What's it like?
The Fabia quickly proved itself up for the task of navigating through the gridlock of our urban test route. The taxing nature of sitting in stop/start traffic in a car equipped with a manual gearbox was made easier thanks to the excellent weighting of the clutch pedal, while the quality of the gearshift itself was slick and reasonably short-of-throw. The low-down availability of the three-pot’s 148lb ft meant there wasn’t any need to constantly rev the engine out to get moving, either.
Out of the traffic and on the move, the Fabia estate remains much the same to drive as the hatch, which means a comfort-biased set-up is prevalent. Vertical body control remains decently tidy over low-frequency undulations, though sudden compressions are more unforgiving. Its secondary ride is generally good, too, with only larger lumps and ruts taking more of a toll on comfort levels.
The 109bhp engine doesn’t feel a great deal more urgent than the 94bhp unit we originally sampled in the hatch - likely down to the estate’s additional weight - but there’s enough poke on offer here to get the Skoda up to speed in reasonable fashion.
Similar to what we found in the hatch, the 109bhp three-pot is a smooth and reasonably quiet motor under throttle, and refined enough at a cruise. The additional 30lb ft of this more powerful unit also provides greater in-gear flexibility, with the need to swap to a lower gear when accelerating not quite as prevalent.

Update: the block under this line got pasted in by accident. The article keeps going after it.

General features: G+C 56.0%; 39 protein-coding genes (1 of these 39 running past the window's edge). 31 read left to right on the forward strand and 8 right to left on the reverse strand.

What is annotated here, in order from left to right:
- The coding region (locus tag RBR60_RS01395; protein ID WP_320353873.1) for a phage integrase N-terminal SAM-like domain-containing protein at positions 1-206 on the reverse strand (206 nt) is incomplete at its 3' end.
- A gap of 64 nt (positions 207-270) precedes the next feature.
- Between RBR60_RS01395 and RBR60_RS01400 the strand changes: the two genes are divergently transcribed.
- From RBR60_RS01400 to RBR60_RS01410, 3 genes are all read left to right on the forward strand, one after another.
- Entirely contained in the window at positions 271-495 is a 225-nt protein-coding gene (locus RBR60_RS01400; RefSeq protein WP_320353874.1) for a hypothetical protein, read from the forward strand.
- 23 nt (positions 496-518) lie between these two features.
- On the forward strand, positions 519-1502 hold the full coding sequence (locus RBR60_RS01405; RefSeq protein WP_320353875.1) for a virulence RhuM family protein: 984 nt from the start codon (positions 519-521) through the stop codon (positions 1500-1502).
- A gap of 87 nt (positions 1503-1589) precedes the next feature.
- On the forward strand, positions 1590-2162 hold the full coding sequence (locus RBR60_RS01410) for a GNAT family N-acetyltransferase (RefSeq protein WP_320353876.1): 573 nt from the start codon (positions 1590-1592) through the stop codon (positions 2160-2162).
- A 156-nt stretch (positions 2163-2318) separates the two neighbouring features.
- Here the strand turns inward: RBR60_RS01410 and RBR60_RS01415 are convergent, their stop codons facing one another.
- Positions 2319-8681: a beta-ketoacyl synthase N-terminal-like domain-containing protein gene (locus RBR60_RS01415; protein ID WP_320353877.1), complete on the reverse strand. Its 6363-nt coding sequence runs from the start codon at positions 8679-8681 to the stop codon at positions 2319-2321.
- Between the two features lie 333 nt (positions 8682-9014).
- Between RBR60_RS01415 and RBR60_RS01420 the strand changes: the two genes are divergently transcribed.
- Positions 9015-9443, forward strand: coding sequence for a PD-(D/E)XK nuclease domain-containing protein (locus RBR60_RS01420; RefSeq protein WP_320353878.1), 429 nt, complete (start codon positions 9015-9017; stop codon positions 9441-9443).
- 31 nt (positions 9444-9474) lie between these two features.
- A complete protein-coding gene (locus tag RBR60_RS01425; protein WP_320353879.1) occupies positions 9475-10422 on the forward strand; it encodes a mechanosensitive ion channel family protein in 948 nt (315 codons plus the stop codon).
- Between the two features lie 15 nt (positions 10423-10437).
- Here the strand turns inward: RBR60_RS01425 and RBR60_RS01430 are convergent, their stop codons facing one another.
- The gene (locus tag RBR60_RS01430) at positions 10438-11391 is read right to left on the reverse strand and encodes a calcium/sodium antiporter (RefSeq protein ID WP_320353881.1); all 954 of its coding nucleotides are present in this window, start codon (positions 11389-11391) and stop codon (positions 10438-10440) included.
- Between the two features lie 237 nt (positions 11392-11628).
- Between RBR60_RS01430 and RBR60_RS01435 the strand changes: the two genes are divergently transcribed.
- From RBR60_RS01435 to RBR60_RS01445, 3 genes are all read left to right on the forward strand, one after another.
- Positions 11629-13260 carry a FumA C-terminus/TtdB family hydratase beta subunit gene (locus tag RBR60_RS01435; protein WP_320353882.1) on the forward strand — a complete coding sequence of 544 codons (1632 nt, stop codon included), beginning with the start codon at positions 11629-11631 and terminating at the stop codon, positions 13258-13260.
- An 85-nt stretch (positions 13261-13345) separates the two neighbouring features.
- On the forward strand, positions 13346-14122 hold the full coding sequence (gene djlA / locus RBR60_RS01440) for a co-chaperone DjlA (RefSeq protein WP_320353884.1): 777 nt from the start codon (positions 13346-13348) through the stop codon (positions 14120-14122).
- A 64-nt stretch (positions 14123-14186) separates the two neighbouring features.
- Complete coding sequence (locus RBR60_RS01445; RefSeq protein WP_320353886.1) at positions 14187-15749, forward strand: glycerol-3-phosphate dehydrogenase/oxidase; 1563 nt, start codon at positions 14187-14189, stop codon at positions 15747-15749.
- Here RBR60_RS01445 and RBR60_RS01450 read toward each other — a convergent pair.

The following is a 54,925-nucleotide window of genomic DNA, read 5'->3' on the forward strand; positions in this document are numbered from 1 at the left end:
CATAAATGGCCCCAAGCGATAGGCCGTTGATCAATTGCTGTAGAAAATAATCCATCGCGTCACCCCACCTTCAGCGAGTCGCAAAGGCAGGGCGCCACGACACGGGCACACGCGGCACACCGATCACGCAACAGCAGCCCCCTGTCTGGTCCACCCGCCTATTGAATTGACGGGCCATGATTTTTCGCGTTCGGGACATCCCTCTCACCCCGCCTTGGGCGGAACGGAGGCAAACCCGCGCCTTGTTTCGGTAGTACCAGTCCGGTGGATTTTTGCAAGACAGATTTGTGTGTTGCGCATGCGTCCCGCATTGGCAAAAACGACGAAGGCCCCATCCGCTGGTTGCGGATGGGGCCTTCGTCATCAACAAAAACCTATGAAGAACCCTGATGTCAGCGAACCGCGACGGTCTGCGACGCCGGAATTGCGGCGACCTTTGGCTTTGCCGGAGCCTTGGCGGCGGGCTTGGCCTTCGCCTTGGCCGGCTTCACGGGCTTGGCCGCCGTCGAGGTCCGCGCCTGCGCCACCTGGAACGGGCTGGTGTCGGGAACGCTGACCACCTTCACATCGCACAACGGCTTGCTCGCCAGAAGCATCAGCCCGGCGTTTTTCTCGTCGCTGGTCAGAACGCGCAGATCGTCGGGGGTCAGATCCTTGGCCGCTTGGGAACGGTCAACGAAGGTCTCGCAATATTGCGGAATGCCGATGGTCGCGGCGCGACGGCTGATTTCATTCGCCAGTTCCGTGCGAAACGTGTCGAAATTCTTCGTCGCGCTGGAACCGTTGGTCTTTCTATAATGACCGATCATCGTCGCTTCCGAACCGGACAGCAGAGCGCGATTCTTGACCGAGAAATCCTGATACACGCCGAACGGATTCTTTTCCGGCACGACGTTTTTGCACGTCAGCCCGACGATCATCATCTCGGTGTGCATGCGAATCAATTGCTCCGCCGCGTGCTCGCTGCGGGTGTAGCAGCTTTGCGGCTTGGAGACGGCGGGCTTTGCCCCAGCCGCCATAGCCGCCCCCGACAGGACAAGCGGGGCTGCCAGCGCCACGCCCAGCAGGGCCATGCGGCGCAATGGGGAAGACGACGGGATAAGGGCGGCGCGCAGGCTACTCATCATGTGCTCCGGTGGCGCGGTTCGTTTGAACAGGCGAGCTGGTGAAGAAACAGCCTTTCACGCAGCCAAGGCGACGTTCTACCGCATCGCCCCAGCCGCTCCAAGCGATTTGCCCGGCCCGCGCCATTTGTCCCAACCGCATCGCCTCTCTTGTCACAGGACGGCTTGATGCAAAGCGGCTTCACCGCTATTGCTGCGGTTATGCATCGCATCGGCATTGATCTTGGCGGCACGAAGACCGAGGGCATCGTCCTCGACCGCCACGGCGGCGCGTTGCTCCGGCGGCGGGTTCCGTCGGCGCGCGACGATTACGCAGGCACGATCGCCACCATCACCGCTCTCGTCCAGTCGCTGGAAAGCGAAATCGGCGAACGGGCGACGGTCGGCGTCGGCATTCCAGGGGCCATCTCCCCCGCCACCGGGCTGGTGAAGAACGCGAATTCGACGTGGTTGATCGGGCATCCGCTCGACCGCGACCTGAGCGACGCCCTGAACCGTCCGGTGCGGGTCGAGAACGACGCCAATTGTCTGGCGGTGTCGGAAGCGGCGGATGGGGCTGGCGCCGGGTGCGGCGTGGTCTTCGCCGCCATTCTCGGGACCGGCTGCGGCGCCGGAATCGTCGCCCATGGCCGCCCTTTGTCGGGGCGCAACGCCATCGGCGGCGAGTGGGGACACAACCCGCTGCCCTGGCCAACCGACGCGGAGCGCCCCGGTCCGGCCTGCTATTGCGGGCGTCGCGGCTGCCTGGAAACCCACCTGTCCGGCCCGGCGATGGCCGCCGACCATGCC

And so to practicality. As with the hatch, passenger space in the second row is decent - provided your legs aren’t too long - while the Fabia’s boxy shape means headroom is good. Where the estate really makes a strong case for itself, though, is boot space. With 530 litres on offer, the Fabia estate is not only vastly more capacious than any other supermini at this price point (the Seat Ibiza offers 355 litres), but it also outdoes some larger compact SUVs. The Mazda CX-5, for instance, makes do with a 506-litre boot, while Volvo’s XC40 only manages 432 litres.
Should I buy one?
The Fabia hatch failed to stand out not because it was in any way poor to drive, but due to the fact that next to its rivals - particularly those from within the Volkswagen Group - it didn’t offer obvious reason why you’d go out and buy one ahead of the others. It wasn’t quite as dynamically well-sorted as an Ibiza, didn’t offer the polish of the Polo, had a smaller boot than both and was only fractionally cheaper.
The Fabia estate, with its comparatively cavernous boot, does stand out. As a reasonably affordable, well-equipped (sat-nav, DAB radio, cruise control and 16in alloys are all standard at SE L level), and easy-to-drive family car, it’s going to take some beating.